Zlob is a large family of multiple-component trojans that use several threats in coordination to hijack your web browsers and install malicious programs. Zlob is particularly closely-associated with rogue security applications like Windows AV Component that create fake infection warnings and other inaccurate system alerts. The goal of any rogue security program is to steal your credit card information and money, and Zlob assists them in that endeavor through a variety of methods that attack your web browser and potentially your security programs. If you’ve found an unusual security program installed on your PC for no reason, you may be the victim of a Zlob attack. Despite the wide variety of Zlob in the wild, any good anti-virus program can remove Zlob from your computer along with any related threats.
Learning the Signs of a Possible Zlob Infection Attack
Zlob trojans can occur in an almost countless number of slight variations that are designed to attack your computer in slightly different ways or are affiliated with slightly different types of rogue security programs. Some common types of Zlob threats include Trojan:Win32/Zlob.gen!S, TrojanDownloader:Win32/Zlob.AMP, TrojanDownloader:Win32/Zlob.gen!AU, Trojan:Win32/Zlob.AU and TrojanDownloader:Win32/Zlob.gen!T. Zlob Trojan constantly updates and switches to whatever rogue anti-spyware program the rogue creator wants to distribute at any given time. Zlob may pop up a message saying that your computer is infected with the following infections: Spyware.CyberLog-X, W32.Myzor.FK@yf, and Trojan-Spy.Win32.mx. Zlob installs many popular rogue anti-spyware programs, among them are XP Antivirus 2012, Win 7 Security 2012, XP Security 2012, IEDefender, AntiVirGear, SpyShredder, WinAntiVirus Pro 2007, Ultimate Cleaner, and SecurePCCleaner.
Zlob Trojan is still widely distributed by at least two distinct methods:
- You may install a Zlob Trojan unwittingly by downloading a fake codec or other video player update from a dangerous website.
- In other cases, visiting a dangerous website will cause Zlob to be installed onto your PC even if you don’t install anything.
Some types of Zlob are even installed by other Zlob variations, and different Zlob trojans can vary widely in the forms they take. Some Zlob trojans are installed in the form of Browser Help Objects or BHOs, and although most Zlob attacks place preference on hijacking Internet Explorer, other Zlob trojans may hijack other types of web browsers.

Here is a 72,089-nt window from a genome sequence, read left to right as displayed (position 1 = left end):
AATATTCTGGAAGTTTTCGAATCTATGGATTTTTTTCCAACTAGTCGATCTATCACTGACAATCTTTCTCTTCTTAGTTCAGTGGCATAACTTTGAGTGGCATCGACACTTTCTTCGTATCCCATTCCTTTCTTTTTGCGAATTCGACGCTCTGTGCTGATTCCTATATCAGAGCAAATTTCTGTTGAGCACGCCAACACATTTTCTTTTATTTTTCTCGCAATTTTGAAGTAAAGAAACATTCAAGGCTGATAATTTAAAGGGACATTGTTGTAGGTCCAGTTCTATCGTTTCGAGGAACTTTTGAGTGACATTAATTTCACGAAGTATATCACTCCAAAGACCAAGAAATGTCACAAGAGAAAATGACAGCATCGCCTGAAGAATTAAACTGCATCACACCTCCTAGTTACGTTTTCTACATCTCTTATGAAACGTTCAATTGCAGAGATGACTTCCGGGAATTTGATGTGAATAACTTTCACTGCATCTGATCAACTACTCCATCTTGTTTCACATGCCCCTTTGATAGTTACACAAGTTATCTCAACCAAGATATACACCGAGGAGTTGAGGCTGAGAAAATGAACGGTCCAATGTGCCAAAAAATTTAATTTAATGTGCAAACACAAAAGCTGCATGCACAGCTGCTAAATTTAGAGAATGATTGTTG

Since rogue security programs are closely linked to Zlob, you should assume that the presence of one may indicate the presence of the other. Using anti-virus software to scan your entire PC for Zlob and other threats should detect all possible dangers to your PC. Updating your anti-virus software prior to a scan will help you detect Zlob, which may be vital, given that Zlob is available in dozens of variations and has seen updated versions as recently as June 2011.
Zlob – The Trojan That Wants You to Have a False Sense of Security
Despite their many possible differences, almost all Zlob versions have two traits in common with regards to their intended attacks or payload:
- Zlob will attempt to install other threats onto your computer, most prominently including rogue security programs. Rogue programs create a fake impression of being useful security software while indicating that your PC is highly infected.
However, rogueware, including recent examples like Windows Proofness Guarantor, Windows Inviolability System, Windows Necessary Firewall and Windows Inviolability System, can’t detect or delete real PC threats. The only purpose of these rogue programs is to steal your money and credit card information.
Zlob may use fake error messages while installing its rogue programs to trick you into thinking that these rogue programs are legitimate. Fake Microsoft Security Essential Alert variants will even imitate Microsoft’s Security Essentials Alert windows. Remember that Microsoft will never ask you to install security software from an unusual source or ask you to install software without specifying what the software is.
- The second factor most Zlob threats have in common is their tendency to attack your web browser with hijacking techniques. Hijacks can perform many different browser-related functions, including changing your homepage to a malicious one, displaying fake error screens, altering online content or redirecting you from one website to another one.
In the usual case, Zlob will use these hijacks to reinforce the rogue program that it’s designed to support. You may find that your homepage is changed to a rogue program’s website. Alternately, you may be unable to access real security websites. In extreme cases, all websites except the one for the rogue threat will be blocked by Zlob.
Trojan.DL.Zlob.ATT [VirusBuster]MalwareScope.Downloader.Zlob.1 [VBA32]TrojanDownloader.Win32.Zlob.98CE [UNA]Trojan/Puper.dll [TheHacker]Troj/Zlobie-Gen [Sophos]Trojan.eCodec [Prevx1]Adware/GoldCodec [Panda]Win32/TrojanDownloader.Zlob.AKO [NOD32v2]Zlob (threat-c) [Microsoft]Puper.dll.gen [McAfee]
More aliases (20)
Zlob Automatic Detection Tool (Recommended)
Is your PC infected with Zlob? To safely & quickly detect Zlob, we highly recommend you run the malware scanner listed below.
Download SpyHunter's* Malware Scanner to detect Zlob What happens if Zlob does not let you open SpyHunter or blocks the Internet?
Visual & GUI Characteristics
File System Modifications
Tutorials: If you wish to learn how to remove malware components manually, you can read the tutorials on how to find malware, kill unwanted processes, remove malicious DLLs and delete other harmful files. Always be sure to back up your PC before making any changes.
- The following files were created in the system:
# File Name Detection Count 1 iesplugin.dll 227
Posted: March 28, 2006 | By SpywareRemove
Threat Level: 8/10
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Detection Count: 1,138